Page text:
United Airlines will fly 40% of its full schedule next month

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United Airlines says it will fly 40 percent of its full flight schedule by next month after adding new and restored flights amid the coronavirus pandemic. 

The airline announced that it plans to add limited capacity to its flight schedule for October.   

Domestic flights will be running at 40 percent of its full schedule compared to the same month last year. 

Part of the restored flights include eight new routes to Hawaii.

The airline is adding the new flights off the back of the state’s planned pre-arrival testing program that is due to be implemented on October 1.  

United Airlines says it will fly 40 percent of its full flight schedule by next month after adding new and restored flights amid the coronavirus pandemic

United Airlines says it will fly 40 percent of its full flight schedule by next month after adding new and restored flights amid the coronavirus pandemic

As part of the program, the state is scheduled to start allowing out-of-state visitors to return without having to quarantine for 14 days after arrival if they have a negative COVID-19 test.   

United also expects to fly 33 percent of its schedule for international flights in October. 

The airline has added flights to cities in Mexico, Central America and South America. 

‘We continue to be data-driven and realistic in our approach to rebuilding our network,’ United’s vice president of Domestic Network Planning, Ankit Gupta, said in a statement. 

‘Because October is typically a slower month for leisure travel, we’re adjusting our schedules to reflect these seasonal changes in customer demand while resuming service or adding capacity on routes where we’re seeing increased customer demand for travel.’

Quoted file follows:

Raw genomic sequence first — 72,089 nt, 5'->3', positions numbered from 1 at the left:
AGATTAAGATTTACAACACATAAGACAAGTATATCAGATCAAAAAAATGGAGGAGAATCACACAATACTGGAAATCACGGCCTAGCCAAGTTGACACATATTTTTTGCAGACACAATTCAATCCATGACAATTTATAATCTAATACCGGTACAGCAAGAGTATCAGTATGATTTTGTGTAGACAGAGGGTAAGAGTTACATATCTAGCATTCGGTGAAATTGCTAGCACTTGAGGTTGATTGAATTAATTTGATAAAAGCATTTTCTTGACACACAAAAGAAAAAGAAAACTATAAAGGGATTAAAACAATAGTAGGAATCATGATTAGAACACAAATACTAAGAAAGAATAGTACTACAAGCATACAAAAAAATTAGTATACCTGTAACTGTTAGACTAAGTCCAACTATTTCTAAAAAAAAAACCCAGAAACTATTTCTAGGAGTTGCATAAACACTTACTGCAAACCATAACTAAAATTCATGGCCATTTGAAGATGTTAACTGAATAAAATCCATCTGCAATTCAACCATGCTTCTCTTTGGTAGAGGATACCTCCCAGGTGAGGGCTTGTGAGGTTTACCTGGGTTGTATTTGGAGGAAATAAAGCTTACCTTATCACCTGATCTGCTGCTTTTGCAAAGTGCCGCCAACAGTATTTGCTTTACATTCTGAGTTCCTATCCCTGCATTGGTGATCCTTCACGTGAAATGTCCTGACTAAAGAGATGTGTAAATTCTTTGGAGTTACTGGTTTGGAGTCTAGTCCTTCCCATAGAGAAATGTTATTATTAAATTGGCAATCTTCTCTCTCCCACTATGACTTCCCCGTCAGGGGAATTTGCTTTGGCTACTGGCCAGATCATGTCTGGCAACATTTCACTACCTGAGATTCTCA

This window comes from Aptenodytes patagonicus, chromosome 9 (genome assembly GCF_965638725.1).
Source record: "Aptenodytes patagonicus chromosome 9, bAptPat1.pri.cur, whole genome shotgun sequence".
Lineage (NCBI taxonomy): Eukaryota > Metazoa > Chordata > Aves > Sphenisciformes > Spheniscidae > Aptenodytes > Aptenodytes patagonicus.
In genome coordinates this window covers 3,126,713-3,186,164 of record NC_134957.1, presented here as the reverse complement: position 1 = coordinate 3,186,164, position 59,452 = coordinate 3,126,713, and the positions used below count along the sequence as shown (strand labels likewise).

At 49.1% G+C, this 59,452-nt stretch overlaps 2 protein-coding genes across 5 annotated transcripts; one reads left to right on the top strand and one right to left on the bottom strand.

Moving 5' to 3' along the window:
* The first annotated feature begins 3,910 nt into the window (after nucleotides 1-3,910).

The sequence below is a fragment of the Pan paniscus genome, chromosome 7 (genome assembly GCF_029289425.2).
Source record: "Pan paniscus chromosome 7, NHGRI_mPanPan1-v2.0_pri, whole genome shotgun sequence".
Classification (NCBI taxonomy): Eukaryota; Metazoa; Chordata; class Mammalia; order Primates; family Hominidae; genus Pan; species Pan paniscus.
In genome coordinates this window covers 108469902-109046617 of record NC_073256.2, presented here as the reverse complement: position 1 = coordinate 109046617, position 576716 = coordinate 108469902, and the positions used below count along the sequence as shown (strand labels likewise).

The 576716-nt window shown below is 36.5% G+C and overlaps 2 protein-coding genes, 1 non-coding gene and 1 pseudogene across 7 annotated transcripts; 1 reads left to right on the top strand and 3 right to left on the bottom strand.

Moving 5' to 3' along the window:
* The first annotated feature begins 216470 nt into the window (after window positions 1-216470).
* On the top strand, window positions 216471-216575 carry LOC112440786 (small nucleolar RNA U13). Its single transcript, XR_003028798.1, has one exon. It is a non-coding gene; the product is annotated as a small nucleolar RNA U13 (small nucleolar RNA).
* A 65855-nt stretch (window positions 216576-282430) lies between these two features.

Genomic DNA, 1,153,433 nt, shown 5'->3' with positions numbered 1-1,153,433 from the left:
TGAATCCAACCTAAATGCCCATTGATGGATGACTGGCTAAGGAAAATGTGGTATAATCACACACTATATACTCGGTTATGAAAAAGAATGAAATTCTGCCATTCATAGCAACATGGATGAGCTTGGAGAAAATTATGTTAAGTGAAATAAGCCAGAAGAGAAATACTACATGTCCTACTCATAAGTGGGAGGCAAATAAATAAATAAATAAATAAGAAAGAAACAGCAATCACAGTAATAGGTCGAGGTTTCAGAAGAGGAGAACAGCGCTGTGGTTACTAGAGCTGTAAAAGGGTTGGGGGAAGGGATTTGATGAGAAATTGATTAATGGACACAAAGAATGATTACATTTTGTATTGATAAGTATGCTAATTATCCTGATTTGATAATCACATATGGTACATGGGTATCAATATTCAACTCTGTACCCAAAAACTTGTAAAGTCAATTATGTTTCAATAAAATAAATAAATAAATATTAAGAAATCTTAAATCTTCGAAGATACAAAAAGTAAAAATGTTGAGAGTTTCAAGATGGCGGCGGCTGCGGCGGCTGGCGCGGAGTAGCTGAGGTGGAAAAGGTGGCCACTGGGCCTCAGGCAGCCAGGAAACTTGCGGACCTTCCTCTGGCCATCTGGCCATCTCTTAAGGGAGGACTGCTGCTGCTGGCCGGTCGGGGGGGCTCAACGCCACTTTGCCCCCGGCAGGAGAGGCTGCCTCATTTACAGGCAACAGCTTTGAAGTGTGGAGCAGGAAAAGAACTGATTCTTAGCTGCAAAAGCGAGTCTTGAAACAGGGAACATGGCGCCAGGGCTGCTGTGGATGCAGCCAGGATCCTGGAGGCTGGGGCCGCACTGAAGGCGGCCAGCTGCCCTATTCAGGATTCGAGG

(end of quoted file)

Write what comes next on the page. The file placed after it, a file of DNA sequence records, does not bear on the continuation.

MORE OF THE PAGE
Adding flights to its schedule is the latest attempt by the airline to boost bookings that have been wiped out by the coronavirus pandemic. 

United announced last month it was permanently eliminating change fees on tickets for domestic travel.

The Chicago-based airline is among the major US carriers that began implementing temporary waivers of change fees this year to give passengers more flexibility with their travel plans given the uncertainty surrounding the pandemic. 

Domestic flights will be running at 40 percent of its full schedule next month, while the airline expects to fly 33 percent of its schedule for international flights

Domestic flights will be running at 40 percent of its full schedule next month, while the airline expects to fly 33 percent of its schedule for international flights

United has now made the policy permanent for all standard economy and premium cabin tickets and also applying it to any ticket already booked through the end of the year. 

The standard change fee – charged to passengers who change their tickets – for domestic flights was $200. 

In another change beginning January 1, United will allow customers to list for stand-by for free on a different flight on the same day of travel with the same departure and arrival cities if a seat is available. 

United said last week that it was preparing to furlough 16,370 workers when federal aid expires on October 1.  

United’s cuts include 6,920 flight attendants, but the union representing them said 14,000 will not have a paycheck in October unless Congress acts to extend $25 billion in aid.

This is because many have opted for leaves that will provide healthcare but no money, Association of Flight Attendants-CWA International President Sara Nelson said. 

Airlines have been lobbying Washington for a second stimulus package to protect jobs through March while the industry awaits a recovery. 

The first $25 billion, which covered airline payrolls, expires this month, but talks have stalled as Congress has struggled to reach agreement on a broader coronavirus assistance package.

Chicago-based United had over 90,000 employees before the pandemic brought the industry to a near standstill in March. It warned in July that 36,000 jobs were at risk of involuntary furloughs as demand remained weak. 

Airlines are still being battered by the coronavirus pandemic as travel restrictions and fear of contracting the virus are keeping travelers at home. 

Normally in summer, 2 million or more people pass through security checkpoints at US airports each day but that number hasn’t been above 900,000 since mid-March when the pandemic first hit. 

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